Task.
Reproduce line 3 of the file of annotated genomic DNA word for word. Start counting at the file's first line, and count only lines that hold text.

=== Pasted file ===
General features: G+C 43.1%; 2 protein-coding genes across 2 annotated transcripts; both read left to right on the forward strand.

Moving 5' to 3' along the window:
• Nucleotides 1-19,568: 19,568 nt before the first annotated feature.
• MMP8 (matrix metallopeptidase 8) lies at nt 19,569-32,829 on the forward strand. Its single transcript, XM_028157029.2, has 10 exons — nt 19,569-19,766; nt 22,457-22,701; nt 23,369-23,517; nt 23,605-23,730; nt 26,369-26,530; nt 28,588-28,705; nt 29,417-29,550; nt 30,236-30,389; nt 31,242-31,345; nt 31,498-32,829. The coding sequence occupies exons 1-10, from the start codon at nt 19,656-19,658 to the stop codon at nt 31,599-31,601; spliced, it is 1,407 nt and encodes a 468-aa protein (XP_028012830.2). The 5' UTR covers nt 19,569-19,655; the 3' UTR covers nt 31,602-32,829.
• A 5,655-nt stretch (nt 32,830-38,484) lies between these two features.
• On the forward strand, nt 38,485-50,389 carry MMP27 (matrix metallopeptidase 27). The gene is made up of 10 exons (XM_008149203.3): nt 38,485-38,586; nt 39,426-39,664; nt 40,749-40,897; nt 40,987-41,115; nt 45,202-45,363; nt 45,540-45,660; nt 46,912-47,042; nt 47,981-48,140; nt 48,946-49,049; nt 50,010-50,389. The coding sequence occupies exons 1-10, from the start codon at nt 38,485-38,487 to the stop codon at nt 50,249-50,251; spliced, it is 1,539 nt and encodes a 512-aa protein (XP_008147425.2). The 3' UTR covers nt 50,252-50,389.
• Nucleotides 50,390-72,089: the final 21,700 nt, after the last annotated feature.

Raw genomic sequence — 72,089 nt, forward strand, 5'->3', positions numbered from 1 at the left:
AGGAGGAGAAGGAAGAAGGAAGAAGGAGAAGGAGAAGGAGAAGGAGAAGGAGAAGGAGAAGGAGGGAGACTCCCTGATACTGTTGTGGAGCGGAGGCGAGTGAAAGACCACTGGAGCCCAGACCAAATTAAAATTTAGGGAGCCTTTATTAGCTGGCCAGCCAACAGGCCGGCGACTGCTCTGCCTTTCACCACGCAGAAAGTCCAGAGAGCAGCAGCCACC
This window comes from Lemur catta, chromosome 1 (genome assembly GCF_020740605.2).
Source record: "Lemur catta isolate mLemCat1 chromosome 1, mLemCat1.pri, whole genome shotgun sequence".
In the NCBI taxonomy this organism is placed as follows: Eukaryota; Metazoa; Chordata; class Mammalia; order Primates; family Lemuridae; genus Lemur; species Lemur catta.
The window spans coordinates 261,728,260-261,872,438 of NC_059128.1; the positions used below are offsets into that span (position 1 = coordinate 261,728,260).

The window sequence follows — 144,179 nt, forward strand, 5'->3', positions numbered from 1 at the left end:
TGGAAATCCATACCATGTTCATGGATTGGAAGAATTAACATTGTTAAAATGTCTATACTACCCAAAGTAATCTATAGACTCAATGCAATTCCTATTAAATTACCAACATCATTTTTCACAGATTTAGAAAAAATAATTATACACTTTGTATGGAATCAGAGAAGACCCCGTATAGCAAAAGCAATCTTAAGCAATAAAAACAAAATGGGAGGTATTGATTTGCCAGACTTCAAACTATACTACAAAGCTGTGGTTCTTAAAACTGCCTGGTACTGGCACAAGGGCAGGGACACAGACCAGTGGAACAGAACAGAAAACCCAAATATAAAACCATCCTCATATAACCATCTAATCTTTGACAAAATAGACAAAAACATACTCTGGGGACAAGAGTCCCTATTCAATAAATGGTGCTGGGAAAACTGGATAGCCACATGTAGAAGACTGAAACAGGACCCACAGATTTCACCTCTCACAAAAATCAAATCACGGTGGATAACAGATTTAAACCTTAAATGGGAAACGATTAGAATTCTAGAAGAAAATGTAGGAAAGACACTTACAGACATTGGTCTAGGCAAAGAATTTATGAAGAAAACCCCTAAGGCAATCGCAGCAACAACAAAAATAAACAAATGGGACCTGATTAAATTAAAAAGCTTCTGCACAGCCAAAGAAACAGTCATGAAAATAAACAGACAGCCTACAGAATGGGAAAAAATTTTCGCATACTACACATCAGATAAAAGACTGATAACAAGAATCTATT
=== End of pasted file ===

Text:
• Nucleotides 1-19,568: 19,568 nt before the first annotated feature.